- From today, how recently customer ordered from your site? today & last_order_date
In our example dataset, we have two columns date_last_payment & date_issued. Let’s see what happens when we just take a difference of these 2 columns.
Calculating time differences in pandas. Image by Author.
Pandas by default provide the difference in ‘days’. Notice the
From the numpy documentation:
“Because NumPy doesn’t have a physical quantities system in its core, the timedelta64 data type was created to complement datetime64”
Now, if we just want the numeric part and not the entire string
947 days, we can do that by using the .dt accessor.
Calculating time differences in pandas using .dt accessor. Image by Author.
Unfortunately we can’t get the months in similar fashion.
Calculating time differences in pandas using .dt accessor is not scalable. Image by Author.
timedelta64 from NumPy becomes very useful.
In order to get the number of months between date loan was issued and date last payment was done, we will write this
Calculating time differences in pandas using NumPy timedelta64. Image by Author.
(df['date_last_payment'] - df['date_issued'])/np.timedelta64(1, 'M')
timedelta64 can take following parameters for calculating the difference between 2 dates:
- ‘D’ → for Days
- ‘W’ → for Weeks
- ‘M’ → for Months
- ‘Y’ → for Years
- ‘h’ → for Hours
You can use fast_ml to create all these datetime features
!pip install fast_ml — upgrade
And then, from the
feature_engineering module import the method for engineering date time features
from fast_ml.feature_engineering import FeatureEngineering_DateTime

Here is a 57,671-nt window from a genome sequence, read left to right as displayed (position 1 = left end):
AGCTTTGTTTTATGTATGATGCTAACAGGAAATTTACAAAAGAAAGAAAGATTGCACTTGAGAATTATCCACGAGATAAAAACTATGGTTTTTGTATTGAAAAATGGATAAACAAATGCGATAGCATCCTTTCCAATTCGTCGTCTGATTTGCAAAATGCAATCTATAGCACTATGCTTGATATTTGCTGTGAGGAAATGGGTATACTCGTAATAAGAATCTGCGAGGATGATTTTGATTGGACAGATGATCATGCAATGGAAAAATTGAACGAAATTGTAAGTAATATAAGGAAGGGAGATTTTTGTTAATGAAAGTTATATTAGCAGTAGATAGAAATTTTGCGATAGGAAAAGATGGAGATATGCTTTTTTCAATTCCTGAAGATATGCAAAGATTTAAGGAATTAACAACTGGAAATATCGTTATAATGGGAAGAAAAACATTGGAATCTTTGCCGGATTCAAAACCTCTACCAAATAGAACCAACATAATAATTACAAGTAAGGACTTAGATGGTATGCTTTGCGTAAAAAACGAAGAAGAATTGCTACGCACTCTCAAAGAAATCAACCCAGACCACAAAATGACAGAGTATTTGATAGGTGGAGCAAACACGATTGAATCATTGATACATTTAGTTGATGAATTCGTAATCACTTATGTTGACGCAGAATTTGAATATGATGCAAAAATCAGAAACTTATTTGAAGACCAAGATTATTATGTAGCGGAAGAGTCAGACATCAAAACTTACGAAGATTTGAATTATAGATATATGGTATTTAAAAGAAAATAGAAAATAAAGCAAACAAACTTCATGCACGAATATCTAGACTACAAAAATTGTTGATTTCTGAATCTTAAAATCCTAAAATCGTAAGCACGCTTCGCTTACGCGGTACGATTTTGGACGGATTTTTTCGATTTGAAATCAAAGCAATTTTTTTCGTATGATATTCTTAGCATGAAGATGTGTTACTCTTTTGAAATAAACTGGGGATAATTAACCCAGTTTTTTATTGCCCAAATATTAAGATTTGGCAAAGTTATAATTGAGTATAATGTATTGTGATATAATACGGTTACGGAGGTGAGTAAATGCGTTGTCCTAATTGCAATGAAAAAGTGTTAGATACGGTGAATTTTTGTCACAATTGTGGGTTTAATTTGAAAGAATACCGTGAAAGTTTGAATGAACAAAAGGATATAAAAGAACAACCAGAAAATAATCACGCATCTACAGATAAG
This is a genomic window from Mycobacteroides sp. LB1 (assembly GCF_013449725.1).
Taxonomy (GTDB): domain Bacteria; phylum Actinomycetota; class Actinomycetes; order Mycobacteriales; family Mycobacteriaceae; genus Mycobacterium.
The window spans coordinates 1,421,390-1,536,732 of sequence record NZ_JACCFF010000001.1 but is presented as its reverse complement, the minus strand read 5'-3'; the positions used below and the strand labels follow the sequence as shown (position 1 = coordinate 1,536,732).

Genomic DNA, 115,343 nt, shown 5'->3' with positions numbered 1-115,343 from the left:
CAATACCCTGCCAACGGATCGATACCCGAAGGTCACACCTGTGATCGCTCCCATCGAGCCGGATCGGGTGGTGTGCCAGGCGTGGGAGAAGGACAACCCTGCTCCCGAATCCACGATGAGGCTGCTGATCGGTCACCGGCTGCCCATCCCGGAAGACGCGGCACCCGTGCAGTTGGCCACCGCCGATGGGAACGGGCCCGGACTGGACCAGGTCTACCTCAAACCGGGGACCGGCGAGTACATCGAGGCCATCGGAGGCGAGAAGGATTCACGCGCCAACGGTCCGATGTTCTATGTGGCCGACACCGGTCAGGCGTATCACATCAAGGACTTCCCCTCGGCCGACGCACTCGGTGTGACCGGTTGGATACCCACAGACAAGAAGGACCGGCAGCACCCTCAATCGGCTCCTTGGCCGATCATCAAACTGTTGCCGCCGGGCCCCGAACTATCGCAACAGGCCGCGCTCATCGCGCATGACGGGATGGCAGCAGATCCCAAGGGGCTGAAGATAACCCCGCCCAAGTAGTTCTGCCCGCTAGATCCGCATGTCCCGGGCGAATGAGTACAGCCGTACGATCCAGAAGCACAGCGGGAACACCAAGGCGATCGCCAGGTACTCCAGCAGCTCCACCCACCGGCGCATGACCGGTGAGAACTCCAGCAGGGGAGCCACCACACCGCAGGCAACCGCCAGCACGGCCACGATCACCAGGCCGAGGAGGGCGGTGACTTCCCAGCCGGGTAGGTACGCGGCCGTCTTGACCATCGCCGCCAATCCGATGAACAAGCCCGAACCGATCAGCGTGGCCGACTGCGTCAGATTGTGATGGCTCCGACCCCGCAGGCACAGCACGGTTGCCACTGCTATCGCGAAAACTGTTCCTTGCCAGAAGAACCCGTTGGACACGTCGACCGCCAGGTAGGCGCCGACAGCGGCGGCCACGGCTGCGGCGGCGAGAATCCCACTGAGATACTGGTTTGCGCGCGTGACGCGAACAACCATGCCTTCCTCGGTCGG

Now, this works in the exact same way as other transformers, preprocessors from sklearn.
#Instantiate dt_fe = FeatureEngineering_DateTime()#Fit dt_fe.fit(df, datetime_variables=['date_issued'], prefix = 'date_issued:')#Transform df = dt_fe.transform(df) df.head()
Feature Engineering of Datetime variables using Fast_ml. Image by Author.
All the columns are not visible in the screenshot. Let’s just look at the columns of the dataset
df.columns---Output--- Index(['customer_id', 'disbursed_amount', 'interest', 'market', 'employment', 'time_employed', 'householder', 'income', 'date_issued', 'target', 'loan_purpose', 'number_open_accounts', 'date_last_payment', 'number_credit_lines_12',(Notice from here ------->) 'date_issued:year', 'date_issued:quarter', 'date_issued:month', 'date_issued:day', 'date_issued:day_of_week', 'date_issued:day_of_year', 'date_issued:weekofyear', 'date_issued:is_month_end', 'date_issued:is_month_start', 'date_issued:is_quarter_end', 'date_issued:is_quarter_start', 'date_issued:is_year_end', 'date_issued:is_year_start', 'date_issued:time', 'date_issued:hour', 'date_issued:minute', 'date_issued:second', 'date_issued:is_weekend', 'date_issued:day_part'], dtype='object')
Thanks for reading!!
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- Kaggle link
- Fast_ml link
Notebook is available at the following location with fully functional code:
Bio: Samarth Agrawal is a Data Scientist at Toyota, and a Data Science practitioner and communicator.
Original. Reposted with permission.
- Quick Feature Engineering with Dates Using fast.ai
- Feature Engineering for Numerical Data
- Data Science 101: Normalization, Standardization, and Regularization